Not often, but once in a while you read something having such powerful resonance it indelibly leaves its mark. I reflected on this last week after speaking with a colleague about a legal ethics question he was grappling with.
Here’s what I thought of after our discussions and after offering my final recommendation that he call ethics bar counsel and run the potential problem by them. “Do more than what’s required and less than what’s allowed,” wrote ASU Carey Business School management professor and lawyer Marianne Jennings in a prescient Wall Street Journal Op-Ed about 7 years ago.
Professor Jennings was talking then about ethical lapses in corporate boardrooms but her words instead struck me with their direct and powerful application to the practice of law. They left their mark. Do more than what’s required and less than what’s allowed is an excellent ethical touchstone, especially when inevitably facing the occasional crossroads along the trail of our day-to-day practice of law. Which way should I go? Is it the right direction? Where will I end up?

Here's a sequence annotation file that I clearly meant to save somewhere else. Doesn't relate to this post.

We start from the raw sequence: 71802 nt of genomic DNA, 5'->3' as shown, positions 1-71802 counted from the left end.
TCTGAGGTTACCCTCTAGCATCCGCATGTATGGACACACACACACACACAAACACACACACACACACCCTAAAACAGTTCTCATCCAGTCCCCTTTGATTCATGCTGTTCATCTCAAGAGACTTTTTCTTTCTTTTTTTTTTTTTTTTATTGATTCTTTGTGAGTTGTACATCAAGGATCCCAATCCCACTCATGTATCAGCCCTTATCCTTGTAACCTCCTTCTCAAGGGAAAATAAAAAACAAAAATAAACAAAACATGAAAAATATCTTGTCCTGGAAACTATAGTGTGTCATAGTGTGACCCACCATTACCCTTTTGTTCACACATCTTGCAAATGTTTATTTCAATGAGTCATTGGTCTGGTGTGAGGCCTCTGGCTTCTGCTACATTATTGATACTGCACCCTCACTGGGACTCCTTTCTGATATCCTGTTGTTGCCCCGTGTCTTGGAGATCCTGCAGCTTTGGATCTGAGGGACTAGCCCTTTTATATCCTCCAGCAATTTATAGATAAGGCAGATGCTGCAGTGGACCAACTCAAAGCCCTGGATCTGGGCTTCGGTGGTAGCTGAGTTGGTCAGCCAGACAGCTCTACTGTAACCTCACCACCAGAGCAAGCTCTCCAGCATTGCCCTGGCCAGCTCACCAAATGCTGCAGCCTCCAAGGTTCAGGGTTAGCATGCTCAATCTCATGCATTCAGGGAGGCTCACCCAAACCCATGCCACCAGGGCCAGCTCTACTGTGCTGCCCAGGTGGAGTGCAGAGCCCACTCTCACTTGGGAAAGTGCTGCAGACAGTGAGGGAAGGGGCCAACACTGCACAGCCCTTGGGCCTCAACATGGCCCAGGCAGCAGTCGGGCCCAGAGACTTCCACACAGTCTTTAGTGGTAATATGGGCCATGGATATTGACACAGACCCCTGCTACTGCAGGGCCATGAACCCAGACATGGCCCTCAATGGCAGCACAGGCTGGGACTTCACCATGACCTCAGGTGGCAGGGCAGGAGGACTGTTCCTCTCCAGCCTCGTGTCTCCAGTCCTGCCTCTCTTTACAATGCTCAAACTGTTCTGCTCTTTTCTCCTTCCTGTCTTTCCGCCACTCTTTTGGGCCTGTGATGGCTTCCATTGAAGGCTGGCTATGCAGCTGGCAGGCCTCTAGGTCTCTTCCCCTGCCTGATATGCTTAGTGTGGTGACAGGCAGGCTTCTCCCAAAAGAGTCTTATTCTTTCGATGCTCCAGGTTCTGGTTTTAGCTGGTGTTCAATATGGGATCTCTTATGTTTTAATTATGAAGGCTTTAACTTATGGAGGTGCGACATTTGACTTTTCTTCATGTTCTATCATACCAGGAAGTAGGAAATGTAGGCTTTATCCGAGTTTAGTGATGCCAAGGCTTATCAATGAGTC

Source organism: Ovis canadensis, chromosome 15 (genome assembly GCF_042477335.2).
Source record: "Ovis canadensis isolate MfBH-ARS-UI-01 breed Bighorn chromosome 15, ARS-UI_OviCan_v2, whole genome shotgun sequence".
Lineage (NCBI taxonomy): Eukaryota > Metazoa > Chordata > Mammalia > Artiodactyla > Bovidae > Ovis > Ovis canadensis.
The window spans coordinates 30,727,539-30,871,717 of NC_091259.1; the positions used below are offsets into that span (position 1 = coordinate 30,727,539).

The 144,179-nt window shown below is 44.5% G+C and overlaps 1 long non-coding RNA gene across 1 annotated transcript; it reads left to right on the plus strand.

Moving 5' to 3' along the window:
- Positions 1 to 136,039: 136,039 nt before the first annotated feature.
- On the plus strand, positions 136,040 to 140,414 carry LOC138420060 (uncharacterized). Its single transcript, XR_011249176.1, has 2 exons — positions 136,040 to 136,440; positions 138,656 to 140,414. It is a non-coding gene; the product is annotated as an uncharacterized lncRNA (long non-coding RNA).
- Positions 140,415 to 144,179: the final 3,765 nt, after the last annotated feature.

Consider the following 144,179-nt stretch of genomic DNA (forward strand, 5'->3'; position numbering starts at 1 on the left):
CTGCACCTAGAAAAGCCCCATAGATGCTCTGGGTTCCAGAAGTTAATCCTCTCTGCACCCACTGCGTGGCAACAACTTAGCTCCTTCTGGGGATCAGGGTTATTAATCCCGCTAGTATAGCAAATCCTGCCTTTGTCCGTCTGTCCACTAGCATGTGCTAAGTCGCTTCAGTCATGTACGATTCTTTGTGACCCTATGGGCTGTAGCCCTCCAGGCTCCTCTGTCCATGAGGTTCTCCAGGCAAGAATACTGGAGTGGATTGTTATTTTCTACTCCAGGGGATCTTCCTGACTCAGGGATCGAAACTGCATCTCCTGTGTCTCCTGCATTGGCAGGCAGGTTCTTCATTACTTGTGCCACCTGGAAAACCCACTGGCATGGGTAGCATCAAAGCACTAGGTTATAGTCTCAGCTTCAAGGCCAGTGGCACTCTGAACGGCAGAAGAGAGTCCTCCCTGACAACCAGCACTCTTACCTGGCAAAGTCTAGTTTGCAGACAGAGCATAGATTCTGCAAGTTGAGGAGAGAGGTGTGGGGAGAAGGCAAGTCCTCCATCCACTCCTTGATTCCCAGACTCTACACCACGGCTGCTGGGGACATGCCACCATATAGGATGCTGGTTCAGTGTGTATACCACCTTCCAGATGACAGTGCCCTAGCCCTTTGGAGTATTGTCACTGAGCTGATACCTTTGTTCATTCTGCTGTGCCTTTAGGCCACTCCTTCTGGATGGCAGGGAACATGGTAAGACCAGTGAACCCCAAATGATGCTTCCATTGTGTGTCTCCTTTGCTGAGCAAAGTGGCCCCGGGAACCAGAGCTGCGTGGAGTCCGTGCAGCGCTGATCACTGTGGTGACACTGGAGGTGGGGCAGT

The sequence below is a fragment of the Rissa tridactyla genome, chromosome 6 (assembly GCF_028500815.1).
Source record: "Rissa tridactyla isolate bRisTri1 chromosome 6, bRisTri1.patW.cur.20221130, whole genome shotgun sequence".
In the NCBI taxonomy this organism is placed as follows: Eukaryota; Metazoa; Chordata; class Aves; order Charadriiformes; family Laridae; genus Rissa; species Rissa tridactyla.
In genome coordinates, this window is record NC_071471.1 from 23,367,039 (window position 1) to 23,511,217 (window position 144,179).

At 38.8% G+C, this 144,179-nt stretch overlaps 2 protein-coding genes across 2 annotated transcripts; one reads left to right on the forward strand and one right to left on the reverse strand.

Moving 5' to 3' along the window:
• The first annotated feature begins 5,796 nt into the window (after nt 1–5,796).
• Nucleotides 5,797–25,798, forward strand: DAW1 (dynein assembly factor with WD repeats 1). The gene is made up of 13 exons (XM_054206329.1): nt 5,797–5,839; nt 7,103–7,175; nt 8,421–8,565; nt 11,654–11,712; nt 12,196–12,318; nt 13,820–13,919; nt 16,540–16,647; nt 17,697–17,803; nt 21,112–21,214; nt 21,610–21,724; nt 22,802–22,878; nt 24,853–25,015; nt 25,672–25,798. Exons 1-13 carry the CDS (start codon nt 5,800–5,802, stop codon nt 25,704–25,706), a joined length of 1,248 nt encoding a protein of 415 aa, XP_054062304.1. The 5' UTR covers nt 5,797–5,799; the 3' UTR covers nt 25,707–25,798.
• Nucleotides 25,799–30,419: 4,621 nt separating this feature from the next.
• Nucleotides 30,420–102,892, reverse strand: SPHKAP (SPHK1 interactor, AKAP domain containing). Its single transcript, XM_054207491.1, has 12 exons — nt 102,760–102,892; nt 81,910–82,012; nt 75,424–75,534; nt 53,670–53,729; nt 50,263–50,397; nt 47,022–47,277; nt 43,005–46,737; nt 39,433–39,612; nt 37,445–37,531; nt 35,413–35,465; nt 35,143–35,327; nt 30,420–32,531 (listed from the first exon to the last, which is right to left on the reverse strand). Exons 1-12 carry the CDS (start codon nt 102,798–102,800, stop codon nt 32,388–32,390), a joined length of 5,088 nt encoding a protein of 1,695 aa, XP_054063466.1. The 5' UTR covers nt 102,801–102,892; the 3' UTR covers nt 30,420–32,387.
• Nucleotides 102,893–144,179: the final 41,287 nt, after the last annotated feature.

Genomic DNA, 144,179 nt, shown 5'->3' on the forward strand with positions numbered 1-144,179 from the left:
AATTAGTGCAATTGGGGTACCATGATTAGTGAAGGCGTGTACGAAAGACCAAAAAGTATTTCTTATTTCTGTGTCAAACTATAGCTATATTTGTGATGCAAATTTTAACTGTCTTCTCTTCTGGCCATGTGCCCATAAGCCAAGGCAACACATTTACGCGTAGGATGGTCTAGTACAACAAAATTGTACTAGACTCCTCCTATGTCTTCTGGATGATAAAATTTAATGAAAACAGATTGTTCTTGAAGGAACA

Finally, some of us think that asking ethics bar counsel for advice is like calling the IRS for help with your tax return. I disagree. So long as the query is prospective not retrospective, running an ethical issue by the bar’s ethical rules cognoscenti makes a lot of sense. And while my own experiences over the years have largely been limited to Nevada’s State Bar Counsel, all my contacts have been positive and terrifically helpful and I continue to stand by the advice I gave my friend.